And they try to retreat and have a time of rest and reflection and mourning after all that has happened, but the crowd sees them and comes from all over to be where they are going, before they even get there. There is no time for rest or time to mourn.
But when Jesus saw the large crowd, He had compassion on them, because they were like sheep without a shepherd. He taught them all day, to the point where the disciples thought they should be sent home for dinner, but Jesus had something else in mind. He told the disciples to feed them, but they obviously pushed back: “Come on! That would be a year’s worth of wages, Jesus!” Which is entertaining, because we’ve seen all that Jesus has done: He’s healed people, He’s brought people back to life, and the disciples are thinking, this is too much, we can’t feed all these people!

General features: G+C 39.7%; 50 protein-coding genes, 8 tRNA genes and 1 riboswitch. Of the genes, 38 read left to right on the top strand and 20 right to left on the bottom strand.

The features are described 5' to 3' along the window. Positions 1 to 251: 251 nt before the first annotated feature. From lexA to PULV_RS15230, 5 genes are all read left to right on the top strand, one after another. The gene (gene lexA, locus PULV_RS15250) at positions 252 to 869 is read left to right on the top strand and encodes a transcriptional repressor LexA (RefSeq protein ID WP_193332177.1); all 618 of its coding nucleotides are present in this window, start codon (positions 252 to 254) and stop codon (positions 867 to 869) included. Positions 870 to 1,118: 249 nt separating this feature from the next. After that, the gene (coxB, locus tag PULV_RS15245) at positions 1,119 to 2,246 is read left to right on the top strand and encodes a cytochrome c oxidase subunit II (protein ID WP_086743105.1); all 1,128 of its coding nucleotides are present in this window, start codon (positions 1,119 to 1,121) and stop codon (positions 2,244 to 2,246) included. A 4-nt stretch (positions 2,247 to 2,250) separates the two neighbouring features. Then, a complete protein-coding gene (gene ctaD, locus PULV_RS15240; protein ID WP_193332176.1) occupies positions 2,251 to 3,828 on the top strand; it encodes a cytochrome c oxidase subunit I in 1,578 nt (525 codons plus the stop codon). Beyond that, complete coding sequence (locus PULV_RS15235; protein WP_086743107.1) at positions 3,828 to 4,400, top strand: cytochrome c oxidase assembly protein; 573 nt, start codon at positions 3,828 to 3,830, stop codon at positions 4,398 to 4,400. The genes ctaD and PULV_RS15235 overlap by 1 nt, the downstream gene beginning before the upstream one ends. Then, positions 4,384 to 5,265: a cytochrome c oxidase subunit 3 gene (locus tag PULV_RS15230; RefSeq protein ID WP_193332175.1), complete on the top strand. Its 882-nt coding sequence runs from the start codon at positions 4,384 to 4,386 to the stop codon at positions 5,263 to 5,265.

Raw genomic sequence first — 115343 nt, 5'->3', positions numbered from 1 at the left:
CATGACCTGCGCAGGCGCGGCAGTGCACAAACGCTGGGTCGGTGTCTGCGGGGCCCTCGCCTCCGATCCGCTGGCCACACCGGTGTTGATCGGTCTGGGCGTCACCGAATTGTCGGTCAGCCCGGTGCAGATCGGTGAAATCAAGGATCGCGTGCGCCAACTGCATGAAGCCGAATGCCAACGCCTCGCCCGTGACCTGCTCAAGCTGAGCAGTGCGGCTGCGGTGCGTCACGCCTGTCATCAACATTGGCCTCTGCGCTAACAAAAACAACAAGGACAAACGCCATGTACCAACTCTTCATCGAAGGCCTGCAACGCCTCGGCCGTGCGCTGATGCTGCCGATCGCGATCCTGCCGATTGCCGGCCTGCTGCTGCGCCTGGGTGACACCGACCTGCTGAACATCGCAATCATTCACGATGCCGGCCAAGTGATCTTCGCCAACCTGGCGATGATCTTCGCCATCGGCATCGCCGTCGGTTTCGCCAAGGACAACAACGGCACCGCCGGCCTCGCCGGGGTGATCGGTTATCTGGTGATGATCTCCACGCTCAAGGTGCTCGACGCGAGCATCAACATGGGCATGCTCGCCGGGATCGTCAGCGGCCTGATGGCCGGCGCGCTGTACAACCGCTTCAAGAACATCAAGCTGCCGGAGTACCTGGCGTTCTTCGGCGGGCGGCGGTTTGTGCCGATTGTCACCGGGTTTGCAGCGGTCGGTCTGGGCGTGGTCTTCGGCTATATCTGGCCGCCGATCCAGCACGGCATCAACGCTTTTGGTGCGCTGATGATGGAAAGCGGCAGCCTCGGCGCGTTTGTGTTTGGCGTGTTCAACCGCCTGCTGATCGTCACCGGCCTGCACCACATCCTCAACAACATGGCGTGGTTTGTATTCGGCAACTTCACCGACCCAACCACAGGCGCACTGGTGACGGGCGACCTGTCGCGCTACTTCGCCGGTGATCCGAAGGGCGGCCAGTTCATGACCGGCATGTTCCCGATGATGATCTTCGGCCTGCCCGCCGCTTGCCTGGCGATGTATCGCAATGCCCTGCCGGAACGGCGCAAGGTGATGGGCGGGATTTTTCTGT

But Jesus took the little food they had–5 loaves and two fish–and He prayed and blessed God, then divided it up to feed more than 5,000 people.
Immediately Jesus made his disciples get into the boat and go on ahead of him to Bethsaida, while he dismissed the crowd. After leaving them, he went up on a mountainside to pray.
Later that night, the boat was in the middle of the lake, and he was alone on land. He saw the disciples straining at the oars, because the wind was against them. Shortly before dawn he went out to them, walking on the lake. He was about to pass by them, but when they saw him walking on the lake, they thought he was a ghost. They cried out, because they all saw him and were terrified.
Immediately he spoke to them and said, “Take courage! It is I. Don’t be afraid.” Then he climbed into the boat with them, and the wind died down. They were completely amazed, for they had not understood about the loaves; their hearts were hardened. (Mark 6:45-50)